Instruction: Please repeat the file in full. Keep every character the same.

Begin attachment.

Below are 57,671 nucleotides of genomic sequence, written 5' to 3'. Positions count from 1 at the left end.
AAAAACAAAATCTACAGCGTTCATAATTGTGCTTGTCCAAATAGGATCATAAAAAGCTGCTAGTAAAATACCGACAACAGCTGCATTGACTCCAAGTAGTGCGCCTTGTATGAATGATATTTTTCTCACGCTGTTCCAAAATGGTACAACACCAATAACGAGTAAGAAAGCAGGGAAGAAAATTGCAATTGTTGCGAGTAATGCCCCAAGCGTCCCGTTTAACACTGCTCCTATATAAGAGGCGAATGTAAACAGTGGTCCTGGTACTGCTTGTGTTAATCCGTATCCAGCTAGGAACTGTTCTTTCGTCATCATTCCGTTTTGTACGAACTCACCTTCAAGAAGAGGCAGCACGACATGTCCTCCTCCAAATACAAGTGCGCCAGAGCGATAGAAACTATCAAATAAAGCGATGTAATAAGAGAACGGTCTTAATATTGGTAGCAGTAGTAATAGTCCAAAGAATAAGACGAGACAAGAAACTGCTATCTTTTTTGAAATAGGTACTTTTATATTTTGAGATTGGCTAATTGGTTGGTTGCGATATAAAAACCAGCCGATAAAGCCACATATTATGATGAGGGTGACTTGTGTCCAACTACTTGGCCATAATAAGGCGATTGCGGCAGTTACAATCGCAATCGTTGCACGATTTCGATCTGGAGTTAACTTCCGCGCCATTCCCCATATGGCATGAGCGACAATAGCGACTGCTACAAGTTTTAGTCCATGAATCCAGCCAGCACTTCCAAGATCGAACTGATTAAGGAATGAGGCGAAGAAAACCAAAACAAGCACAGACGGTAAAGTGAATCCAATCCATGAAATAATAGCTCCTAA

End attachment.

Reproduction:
Below are 57,671 nucleotides of genomic sequence, written 5' to 3'. Positions count from 1 at the left end.
AAAAACAAAATCTACAGCGTTCATAATTGTGCTTGTCCAAATAGGATCATAAAAAGCTGCTAGTAAAATACCGACAACAGCTGCATTGACTCCAAGTAGTGCGCCTTGTATGAATGATATTTTTCTCACGCTGTTCCAAAATGGTACAACACCAATAACGAGTAAGAAAGCAGGGAAGAAAATTGCAATTGTTGCGAGTAATGCCCCAAGCGTCCCGTTTAACACTGCTCCTATATAAGAGGCGAATGTAAACAGTGGTCCTGGTACTGCTTGTGTTAATCCGTATCCAGCTAGGAACTGTTCTTTCGTCATCATTCCGTTTTGTACGAACTCACCTTCAAGAAGAGGCAGCACGACATGTCCTCCTCCAAATACAAGTGCGCCAGAGCGATAGAAACTATCAAATAAAGCGATGTAATAAGAGAACGGTCTTAATATTGGTAGCAGTAGTAATAGTCCAAAGAATAAGACGAGACAAGAAACTGCTATCTTTTTTGAAATAGGTACTTTTATATTTTGAGATTGGCTAATTGGTTGGTTGCGATATAAAAACCAGCCGATAAAGCCACATATTATGATGAGGGTGACTTGTGTCCAACTACTTGGCCATAATAAGGCGATTGCGGCAGTTACAATCGCAATCGTTGCACGATTTCGATCTGGAGTTAACTTCCGCGCCATTCCCCATATGGCATGAGCGACAATAGCGACTGCTACAAGTTTTAGTCCATGAATCCAGCCAGCACTTCCAAGATCGAACTGATTAAGGAATGAGGCGAAGAAAACCAAAACAAGCACAGACGGTAAAGTGAATCCAATCCATGAAATAATAGCTCCTAA